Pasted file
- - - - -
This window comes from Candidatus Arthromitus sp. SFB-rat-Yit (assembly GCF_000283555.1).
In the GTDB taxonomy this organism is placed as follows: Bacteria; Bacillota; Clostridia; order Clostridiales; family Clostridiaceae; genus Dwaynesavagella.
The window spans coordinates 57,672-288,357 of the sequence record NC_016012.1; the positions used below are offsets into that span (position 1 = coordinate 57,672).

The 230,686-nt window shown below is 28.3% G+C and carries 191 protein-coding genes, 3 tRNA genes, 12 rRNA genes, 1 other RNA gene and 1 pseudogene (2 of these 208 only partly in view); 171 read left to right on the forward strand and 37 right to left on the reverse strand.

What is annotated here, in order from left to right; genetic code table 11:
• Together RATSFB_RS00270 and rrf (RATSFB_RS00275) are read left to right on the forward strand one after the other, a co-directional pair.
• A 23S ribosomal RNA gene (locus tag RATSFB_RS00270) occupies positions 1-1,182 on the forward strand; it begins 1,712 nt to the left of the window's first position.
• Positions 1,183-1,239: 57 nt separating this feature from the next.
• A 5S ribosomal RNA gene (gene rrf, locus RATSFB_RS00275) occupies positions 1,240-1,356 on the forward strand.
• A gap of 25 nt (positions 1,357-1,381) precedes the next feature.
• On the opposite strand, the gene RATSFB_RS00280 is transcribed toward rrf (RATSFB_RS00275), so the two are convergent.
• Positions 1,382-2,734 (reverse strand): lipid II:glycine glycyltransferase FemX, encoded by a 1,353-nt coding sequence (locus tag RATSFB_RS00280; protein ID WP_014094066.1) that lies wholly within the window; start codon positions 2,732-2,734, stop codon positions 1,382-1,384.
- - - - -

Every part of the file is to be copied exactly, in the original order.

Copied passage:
This window comes from Candidatus Arthromitus sp. SFB-rat-Yit (assembly GCF_000283555.1).
In the GTDB taxonomy this organism is placed as follows: Bacteria; Bacillota; Clostridia; order Clostridiales; family Clostridiaceae; genus Dwaynesavagella.
The window spans coordinates 57,672-288,357 of the sequence record NC_016012.1; the positions used below are offsets into that span (position 1 = coordinate 57,672).

The 230,686-nt window shown below is 28.3% G+C and carries 191 protein-coding genes, 3 tRNA genes, 12 rRNA genes, 1 other RNA gene and 1 pseudogene (2 of these 208 only partly in view); 171 read left to right on the forward strand and 37 right to left on the reverse strand.

What is annotated here, in order from left to right; genetic code table 11:
• Together RATSFB_RS00270 and rrf (RATSFB_RS00275) are read left to right on the forward strand one after the other, a co-directional pair.
• A 23S ribosomal RNA gene (locus tag RATSFB_RS00270) occupies positions 1-1,182 on the forward strand; it begins 1,712 nt to the left of the window's first position.
• Positions 1,183-1,239: 57 nt separating this feature from the next.
• A 5S ribosomal RNA gene (gene rrf, locus RATSFB_RS00275) occupies positions 1,240-1,356 on the forward strand.
• A gap of 25 nt (positions 1,357-1,381) precedes the next feature.
• On the opposite strand, the gene RATSFB_RS00280 is transcribed toward rrf (RATSFB_RS00275), so the two are convergent.
• Positions 1,382-2,734 (reverse strand): lipid II:glycine glycyltransferase FemX, encoded by a 1,353-nt coding sequence (locus tag RATSFB_RS00280; protein ID WP_014094066.1) that lies wholly within the window; start codon positions 2,732-2,734, stop codon positions 1,382-1,384.